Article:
DLR Creates the Rocket Fuel of the Future

3D printed research combustion chamber (Credit: DLR)
  • Two advanced “green” fuels have been successfully tested to replace hydrazine.
  • State-of-the-art laboratory and analysis techniques in the physical-chemical laboratory form the cornerstone of future fuel technologies.
  • 3D-printed combustion chamber compatible with “green” fuels.

LAMPOLDSHAUSEN, Germany (DLR PR) — Sustainability and environmental compatibility are also increasingly important standards in space travel. To achieve this, scientists at the German Aerospace Center (DLR) in Lampoldshausen are developing fuels for next-generation space applications. The focus is on application-relevant properties such as improving environmental compatibility, safety, behavior at different temperatures and reducing fuel costs. 

“In order to meet the high requirements of new types of fuels, the selection of the right“ chemical components ”is crucial right from the start,” says Dr. Dominic Freudenmann, Head of the Chemical Fuel Technology Department at the DLR Institute for Space Propulsion. 

The DLR scientists therefore research innovative “chemical concepts” in their own laboratory and systematically compare them with one another in order to develop ideal new fuels for space travel. A diverse synthesis repertoire of functional materials and novel substances such as ionic liquids is available as a basis. Two new fuels have now been successfully tested. A new, particularly heat-resistant combustion chamber is crucial for this.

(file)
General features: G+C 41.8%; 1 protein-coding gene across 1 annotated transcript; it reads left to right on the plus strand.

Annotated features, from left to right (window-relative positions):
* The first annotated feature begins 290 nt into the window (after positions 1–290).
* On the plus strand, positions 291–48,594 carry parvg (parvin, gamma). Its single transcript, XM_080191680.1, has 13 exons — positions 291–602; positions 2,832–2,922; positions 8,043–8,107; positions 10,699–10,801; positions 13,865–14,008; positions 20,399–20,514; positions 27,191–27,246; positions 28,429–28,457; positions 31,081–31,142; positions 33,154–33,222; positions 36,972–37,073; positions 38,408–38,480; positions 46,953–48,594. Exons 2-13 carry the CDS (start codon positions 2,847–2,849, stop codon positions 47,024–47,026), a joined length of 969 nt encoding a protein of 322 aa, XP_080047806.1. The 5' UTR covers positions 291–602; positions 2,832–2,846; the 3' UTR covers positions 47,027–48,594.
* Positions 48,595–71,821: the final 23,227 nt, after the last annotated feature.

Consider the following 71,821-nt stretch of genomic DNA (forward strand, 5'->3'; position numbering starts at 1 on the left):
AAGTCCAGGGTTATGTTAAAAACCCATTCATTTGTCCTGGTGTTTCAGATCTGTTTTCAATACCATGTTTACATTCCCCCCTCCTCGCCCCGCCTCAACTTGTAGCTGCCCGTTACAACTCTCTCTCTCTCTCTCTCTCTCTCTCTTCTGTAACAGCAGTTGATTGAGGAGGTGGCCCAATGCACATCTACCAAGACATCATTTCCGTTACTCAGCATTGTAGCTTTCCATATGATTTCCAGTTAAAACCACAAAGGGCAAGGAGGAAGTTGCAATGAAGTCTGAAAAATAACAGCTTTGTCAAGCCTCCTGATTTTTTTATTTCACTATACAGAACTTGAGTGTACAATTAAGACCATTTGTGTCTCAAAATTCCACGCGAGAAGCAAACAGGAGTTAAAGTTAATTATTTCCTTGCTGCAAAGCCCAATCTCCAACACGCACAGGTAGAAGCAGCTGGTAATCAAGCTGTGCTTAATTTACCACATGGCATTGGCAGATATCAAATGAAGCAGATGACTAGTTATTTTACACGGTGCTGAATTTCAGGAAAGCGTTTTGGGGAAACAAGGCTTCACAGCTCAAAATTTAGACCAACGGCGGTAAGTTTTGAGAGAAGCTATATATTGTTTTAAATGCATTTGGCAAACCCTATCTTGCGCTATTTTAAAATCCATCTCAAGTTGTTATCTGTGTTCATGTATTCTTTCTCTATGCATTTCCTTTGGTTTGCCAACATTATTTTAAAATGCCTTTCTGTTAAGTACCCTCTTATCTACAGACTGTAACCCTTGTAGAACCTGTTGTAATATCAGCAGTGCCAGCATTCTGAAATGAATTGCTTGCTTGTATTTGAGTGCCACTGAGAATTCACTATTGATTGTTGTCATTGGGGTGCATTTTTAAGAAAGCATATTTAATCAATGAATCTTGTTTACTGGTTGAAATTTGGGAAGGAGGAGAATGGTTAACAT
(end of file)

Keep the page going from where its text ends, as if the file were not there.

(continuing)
Vacuum tank on the M11.2. (Credit: DLR)

“Green” fuels replace conventional fuel combinations with hydrazine

In demand are fuels that contain hydrazine (N2H4) can replace. Whether satellites, probes or rocket stages – hydrazine has been used in space propulsion systems as monergol, which means as a one-component fuel or as diergol, i.e. in a fuel combination of fuel with an oxidizer. Hydrazine has the advantages, among other things, that it is efficient and it can be stored for a long time. 

As monergol, it can be cold-started, which means that as soon as the hydrazine hits a catalyst, it decomposes and chemical energy is released to drive the engine. The disadvantage of hydrazine: It is toxic and carcinogenic for humans and the environment. The handling of these substances therefore requires a high level of security, which in turn is very expensive.

In two projects, DLR researchers are now showing alternatives that are less polluting but just as efficient. Felix Lauck and Dr. Michele Negri successfully tested the green fuel “Hypergolic Ionic Propellant” (HIP_11) for the first time in a test combustion chamber on the M11 research test rig in Lampoldshausen. The fuel consists of hydrogen peroxide (H2O2) as an oxidizer and an ionic liquid (liquid salt) as fuel. 

Due to its hypergolic properties, which means that the substances self-ignite on contact, HIP_11 has the potential to replace the fuel combination monomethylhydrazine and nitrous oxide that has proven itself in upper stage engines. This ability saves complex ignition devices and enables multiple ignitions of an engine.